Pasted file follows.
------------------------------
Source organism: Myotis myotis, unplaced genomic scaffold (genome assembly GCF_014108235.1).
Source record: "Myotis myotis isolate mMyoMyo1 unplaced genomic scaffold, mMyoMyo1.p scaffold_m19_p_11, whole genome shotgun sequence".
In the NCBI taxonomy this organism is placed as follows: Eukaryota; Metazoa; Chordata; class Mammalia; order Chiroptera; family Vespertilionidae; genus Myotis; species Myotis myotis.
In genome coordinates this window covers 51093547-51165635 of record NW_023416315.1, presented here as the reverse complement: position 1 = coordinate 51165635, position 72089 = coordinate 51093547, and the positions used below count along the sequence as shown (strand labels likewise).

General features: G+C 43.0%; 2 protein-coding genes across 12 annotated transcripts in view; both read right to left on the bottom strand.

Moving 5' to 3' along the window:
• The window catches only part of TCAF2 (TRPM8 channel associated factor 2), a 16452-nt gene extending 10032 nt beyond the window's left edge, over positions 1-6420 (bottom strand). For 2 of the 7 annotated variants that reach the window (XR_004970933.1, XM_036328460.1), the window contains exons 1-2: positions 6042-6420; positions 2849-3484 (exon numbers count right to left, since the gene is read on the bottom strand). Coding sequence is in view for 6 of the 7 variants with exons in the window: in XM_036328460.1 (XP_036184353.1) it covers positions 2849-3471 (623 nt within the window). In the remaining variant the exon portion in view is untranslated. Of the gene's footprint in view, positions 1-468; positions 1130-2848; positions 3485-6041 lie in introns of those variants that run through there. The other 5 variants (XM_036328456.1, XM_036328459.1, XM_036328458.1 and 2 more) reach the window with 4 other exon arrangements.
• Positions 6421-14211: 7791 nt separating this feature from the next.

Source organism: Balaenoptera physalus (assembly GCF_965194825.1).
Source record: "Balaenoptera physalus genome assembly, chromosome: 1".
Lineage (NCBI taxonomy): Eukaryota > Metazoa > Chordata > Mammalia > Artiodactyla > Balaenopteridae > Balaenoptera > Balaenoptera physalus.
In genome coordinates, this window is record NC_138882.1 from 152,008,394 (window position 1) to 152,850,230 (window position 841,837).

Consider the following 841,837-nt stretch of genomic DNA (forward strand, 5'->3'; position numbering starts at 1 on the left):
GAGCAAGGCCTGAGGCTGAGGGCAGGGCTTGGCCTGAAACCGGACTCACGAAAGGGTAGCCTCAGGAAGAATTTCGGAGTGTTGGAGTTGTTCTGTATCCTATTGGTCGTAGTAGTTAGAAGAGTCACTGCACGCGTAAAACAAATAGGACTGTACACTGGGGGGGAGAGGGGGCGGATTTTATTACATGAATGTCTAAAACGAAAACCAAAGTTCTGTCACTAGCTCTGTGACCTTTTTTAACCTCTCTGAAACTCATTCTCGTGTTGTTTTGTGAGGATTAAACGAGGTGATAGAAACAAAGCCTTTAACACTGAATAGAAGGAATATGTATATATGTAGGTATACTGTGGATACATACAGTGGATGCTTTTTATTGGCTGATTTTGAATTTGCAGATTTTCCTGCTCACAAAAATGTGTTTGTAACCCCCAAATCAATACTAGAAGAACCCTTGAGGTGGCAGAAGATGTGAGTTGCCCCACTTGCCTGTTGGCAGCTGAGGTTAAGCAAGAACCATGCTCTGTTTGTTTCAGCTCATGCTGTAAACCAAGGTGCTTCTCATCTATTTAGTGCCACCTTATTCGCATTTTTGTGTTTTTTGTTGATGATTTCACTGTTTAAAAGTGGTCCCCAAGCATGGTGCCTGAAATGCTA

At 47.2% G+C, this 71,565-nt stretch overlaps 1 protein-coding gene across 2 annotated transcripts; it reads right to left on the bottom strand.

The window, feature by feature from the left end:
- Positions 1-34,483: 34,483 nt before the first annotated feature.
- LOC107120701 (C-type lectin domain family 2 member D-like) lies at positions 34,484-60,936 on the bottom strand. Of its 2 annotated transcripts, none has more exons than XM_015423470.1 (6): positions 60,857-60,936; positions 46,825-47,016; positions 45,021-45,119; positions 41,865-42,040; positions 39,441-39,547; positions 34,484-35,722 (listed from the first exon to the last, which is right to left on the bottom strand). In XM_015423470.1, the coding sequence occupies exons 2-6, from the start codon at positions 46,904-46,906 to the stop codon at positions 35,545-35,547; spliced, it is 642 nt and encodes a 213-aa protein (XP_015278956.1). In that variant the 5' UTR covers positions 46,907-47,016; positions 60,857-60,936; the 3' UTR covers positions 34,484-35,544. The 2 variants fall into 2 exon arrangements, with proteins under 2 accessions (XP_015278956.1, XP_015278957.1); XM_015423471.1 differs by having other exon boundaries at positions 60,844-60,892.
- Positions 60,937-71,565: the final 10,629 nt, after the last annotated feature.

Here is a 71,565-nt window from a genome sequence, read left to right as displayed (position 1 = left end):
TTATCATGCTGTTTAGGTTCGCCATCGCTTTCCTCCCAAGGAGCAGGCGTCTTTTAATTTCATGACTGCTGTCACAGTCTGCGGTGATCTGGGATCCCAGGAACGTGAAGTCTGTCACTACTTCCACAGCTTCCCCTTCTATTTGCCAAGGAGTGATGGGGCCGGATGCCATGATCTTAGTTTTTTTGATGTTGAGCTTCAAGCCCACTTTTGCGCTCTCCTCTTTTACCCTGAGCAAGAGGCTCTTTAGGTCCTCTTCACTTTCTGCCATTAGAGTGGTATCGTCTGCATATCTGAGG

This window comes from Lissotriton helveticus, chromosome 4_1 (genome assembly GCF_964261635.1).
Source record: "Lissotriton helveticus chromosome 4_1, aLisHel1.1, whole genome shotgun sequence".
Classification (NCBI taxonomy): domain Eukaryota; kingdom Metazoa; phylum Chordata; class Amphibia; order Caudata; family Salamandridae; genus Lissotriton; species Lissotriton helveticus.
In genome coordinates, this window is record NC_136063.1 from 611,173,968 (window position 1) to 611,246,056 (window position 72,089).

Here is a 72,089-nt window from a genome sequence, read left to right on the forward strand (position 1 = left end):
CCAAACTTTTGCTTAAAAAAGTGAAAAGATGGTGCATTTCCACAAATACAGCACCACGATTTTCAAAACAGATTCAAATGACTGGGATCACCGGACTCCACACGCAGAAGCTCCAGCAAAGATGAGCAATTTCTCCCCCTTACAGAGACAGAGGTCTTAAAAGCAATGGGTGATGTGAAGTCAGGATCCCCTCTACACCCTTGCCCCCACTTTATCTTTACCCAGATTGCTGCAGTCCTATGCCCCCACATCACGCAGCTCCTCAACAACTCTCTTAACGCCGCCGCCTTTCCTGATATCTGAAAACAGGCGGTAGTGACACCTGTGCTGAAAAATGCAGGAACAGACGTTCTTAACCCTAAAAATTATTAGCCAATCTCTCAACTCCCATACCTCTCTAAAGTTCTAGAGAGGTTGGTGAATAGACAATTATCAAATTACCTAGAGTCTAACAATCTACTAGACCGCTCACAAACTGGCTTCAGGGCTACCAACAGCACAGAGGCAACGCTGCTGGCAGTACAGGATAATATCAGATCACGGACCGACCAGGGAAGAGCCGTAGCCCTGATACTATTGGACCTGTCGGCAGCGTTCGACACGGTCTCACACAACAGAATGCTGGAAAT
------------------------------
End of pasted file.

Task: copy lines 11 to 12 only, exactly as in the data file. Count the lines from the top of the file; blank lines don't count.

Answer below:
Lineage (NCBI taxonomy): Eukaryota > Metazoa > Chordata > Mammalia > Artiodactyla > Balaenopteridae > Balaenoptera > Balaenoptera physalus.
In genome coordinates, this window is record NC_138882.1 from 152,008,394 (window position 1) to 152,850,230 (window position 841,837).